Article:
Cancer rates to explode as global herbicide market projected to reach $34 billion by 2022

The global herbicide market is poised to grow exponentially in 2022, which in turn may further drive up the already high cancer rates around the world. Data from the recent Research and Markets report showed that global herbicide market was valued at $23.97 billion in 2016 and is projected to grow to $34.10 billion by 2022. According to the report, the industry is set to have a compound annual growth rate of 6.05 percent during the six-year period. The researchers also noted that the steady transition from selective herbicide to non-selective herbicide use will be a primary trend during these years. The report also revealed bio-herbicide use is expected to show the biggest gains during the forecast period at a CAGR of 23.5 percent, while the glyphosate segment is expected to increase at a CAGR of 5.69 percent.

The report also showed that Latin America and Asia-Pacific regions were the leading herbicide consumers in 2016, accounting for more than 50 percent of the total market share in the previous year. According to the report, Asia Pacific is slated to be the fastest growing herbicide market. The report also noted that the increasing demand from end applications and the booming agriculture industry in both Latin America and Asia Pacific regions will spur greater demands for glyphosate-containing herbicides. According to the report, countries like China, Japan and the U.S. were among the top users of pesticides around the world.

Greater pesticide demand may drive up cancer rates worldwide

The recent report on greater herbicide demand may coincide with higher cancer rates worldwide, as toxic chemicals used in manufacturing most pesticides were found to increase the risk of developing certain types of cancers. According to the World Health Organization (WHO), cancer remains to be among the top causes of morbidity and mortality around the world. In fact, about 14 million cancer cases were reported in 2012 alone. The organization also projected that the number of new cancer cases may grow about 70 percent within the next 20 years.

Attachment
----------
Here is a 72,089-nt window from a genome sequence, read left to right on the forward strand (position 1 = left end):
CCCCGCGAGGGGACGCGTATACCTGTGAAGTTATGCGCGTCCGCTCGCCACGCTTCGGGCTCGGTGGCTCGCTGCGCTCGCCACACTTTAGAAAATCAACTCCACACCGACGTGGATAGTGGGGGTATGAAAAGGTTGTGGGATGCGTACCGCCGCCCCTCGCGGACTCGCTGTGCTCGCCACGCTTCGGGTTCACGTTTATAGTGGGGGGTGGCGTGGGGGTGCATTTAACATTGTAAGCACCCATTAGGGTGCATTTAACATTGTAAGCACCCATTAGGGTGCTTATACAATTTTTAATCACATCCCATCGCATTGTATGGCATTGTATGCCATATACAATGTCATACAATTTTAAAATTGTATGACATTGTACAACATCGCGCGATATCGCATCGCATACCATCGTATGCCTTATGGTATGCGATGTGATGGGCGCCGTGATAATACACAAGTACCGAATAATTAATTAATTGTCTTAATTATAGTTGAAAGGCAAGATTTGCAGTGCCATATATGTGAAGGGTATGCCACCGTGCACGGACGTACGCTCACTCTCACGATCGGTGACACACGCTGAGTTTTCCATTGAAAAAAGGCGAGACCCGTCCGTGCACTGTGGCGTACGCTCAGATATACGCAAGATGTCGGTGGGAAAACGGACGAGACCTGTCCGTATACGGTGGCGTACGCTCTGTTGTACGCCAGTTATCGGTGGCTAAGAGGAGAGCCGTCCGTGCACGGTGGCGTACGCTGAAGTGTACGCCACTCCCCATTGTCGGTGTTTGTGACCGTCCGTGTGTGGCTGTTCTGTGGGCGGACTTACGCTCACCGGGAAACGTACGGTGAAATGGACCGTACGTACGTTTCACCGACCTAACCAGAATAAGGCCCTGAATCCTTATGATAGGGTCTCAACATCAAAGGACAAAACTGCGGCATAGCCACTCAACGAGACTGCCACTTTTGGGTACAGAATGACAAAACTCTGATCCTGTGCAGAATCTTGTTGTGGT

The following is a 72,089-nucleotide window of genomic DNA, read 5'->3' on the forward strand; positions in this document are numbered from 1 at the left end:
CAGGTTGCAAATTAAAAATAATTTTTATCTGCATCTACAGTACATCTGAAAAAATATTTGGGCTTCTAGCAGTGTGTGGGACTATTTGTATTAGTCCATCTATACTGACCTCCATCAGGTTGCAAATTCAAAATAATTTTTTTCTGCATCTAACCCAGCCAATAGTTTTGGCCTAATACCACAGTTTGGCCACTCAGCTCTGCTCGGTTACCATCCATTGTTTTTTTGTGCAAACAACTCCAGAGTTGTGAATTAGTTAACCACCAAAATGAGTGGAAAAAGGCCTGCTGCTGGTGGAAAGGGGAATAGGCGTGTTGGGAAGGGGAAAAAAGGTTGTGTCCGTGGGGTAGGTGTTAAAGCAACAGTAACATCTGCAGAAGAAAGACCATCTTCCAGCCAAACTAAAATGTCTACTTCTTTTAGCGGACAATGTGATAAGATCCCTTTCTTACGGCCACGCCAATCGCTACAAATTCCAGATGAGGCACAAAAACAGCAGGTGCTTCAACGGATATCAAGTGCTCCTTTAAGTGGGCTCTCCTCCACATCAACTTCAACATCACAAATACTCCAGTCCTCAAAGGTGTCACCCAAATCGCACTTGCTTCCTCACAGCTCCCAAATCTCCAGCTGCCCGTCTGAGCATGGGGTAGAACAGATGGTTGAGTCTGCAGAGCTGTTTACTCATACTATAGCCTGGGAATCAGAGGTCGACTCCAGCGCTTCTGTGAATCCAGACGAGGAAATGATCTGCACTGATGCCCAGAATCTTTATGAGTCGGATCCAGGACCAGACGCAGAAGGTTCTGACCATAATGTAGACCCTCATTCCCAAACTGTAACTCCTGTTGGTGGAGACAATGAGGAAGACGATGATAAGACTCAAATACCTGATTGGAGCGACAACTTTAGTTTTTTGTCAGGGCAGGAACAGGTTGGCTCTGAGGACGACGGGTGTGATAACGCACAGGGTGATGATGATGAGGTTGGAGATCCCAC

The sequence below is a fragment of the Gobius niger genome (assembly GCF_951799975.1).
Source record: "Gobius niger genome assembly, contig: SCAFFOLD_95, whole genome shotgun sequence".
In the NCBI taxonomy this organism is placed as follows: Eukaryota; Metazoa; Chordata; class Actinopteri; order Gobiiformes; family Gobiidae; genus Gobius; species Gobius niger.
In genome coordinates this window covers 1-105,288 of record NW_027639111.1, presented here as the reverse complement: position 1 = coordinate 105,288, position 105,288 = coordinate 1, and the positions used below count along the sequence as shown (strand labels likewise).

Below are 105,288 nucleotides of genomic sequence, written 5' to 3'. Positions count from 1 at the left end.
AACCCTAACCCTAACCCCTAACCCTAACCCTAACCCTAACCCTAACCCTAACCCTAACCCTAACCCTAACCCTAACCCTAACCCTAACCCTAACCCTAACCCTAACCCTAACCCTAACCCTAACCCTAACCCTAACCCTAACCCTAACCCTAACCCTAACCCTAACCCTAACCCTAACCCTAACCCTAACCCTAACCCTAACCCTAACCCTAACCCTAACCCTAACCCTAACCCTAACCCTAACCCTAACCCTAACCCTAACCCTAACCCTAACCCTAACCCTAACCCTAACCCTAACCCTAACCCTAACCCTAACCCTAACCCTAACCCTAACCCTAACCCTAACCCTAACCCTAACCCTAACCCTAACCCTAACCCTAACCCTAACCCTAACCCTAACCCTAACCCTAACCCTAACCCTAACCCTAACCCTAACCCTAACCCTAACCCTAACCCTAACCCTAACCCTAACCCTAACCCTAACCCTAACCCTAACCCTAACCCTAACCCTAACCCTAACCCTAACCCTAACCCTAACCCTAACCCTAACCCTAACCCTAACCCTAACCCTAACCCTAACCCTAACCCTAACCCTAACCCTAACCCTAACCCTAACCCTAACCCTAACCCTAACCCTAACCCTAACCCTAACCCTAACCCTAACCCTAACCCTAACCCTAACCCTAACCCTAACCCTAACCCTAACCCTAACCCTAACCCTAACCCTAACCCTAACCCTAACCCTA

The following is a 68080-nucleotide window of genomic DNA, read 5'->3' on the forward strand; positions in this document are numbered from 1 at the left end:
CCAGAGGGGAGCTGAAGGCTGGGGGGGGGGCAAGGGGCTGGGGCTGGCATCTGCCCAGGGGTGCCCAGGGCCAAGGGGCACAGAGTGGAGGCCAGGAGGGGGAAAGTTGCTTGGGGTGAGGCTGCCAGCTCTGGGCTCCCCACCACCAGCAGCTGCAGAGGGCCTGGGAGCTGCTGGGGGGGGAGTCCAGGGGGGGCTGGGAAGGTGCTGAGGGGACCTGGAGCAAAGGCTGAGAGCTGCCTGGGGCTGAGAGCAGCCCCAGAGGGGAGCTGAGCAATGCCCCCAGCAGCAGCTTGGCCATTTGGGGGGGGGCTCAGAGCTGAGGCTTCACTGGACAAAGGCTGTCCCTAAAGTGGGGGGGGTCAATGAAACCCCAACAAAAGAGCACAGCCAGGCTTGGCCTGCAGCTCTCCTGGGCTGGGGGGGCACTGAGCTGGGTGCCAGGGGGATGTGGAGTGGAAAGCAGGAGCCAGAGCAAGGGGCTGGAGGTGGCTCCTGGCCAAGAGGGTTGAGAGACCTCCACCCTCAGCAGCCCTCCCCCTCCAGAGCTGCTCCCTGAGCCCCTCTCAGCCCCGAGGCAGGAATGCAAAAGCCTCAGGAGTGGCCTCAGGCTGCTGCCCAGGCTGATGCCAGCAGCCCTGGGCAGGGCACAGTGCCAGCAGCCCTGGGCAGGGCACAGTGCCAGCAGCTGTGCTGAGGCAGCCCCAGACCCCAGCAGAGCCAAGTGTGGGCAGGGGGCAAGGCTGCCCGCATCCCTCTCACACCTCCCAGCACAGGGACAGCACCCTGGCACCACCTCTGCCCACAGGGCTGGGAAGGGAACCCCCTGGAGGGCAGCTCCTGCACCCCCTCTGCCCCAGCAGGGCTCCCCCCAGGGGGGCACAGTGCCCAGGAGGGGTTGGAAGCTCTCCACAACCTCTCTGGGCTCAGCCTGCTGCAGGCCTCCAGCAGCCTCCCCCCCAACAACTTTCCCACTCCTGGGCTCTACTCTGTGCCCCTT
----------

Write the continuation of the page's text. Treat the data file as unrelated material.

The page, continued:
The WHO also noted that cancer is the second leading cause of death worldwide. The disease was accounted for 8.8. million global deaths in 2015 alone. According to the organization, one in six deaths that occur around the world may be tied to cancer. The organization also stressed that 70 percent of cancer-related deaths occur in low- and middle-income countries.

The nonprofit Pesticide Action Network has greatly implicated pesticides in the prevalence of cancer across the U.S. According to the organization, chemicals used in the production of these pesticides may trigger the onset of cancer by disrupting certain hormones, damaging DNA and influencing genetic functions. An analysis published in 2015 revealed that residential exposure to these chemicals may raise the odds of developing childhood leukemia or lymphoma.

As part of the study, a team of researchers from the Harvard T.H. Chan School of Public Health and the Department of Environmental Health pooled data from 16 studies and found that children who were exposed to these toxic chemicals were at an increased risk of childhood cancers such as leukemia, acute leukemia and lymphoma. The research team also found that the risk of cancer increased simultaneously with the frequency of insecticide use.

“Results from this meta-analysis indicated that children exposed to indoor insecticides would have a higher risk of childhood hematopoietic cancers. Additional research is needed to confirm the association between residential indoor pesticide exposures and childhood cancers. Meanwhile, preventive measures should be considered to reduce children’s exposure to pesticides at home,” the researchers wrote in Pediatrics.

Another study published in Nature showed that RoundUp, a widely used, glyphosate-based herbicide manufactured by Monsanto, was associated with an increased risk of cancer. The WHO’s International Agency for Research has previously deemed glyphosate as potentially carcinogenic to humans.

Sources include: 

ResearchAndMarkets.com

WHO.int

PANNA.org

HSPH.Harvard.edu

Nature.com

Pediatrics.AAPPublications.org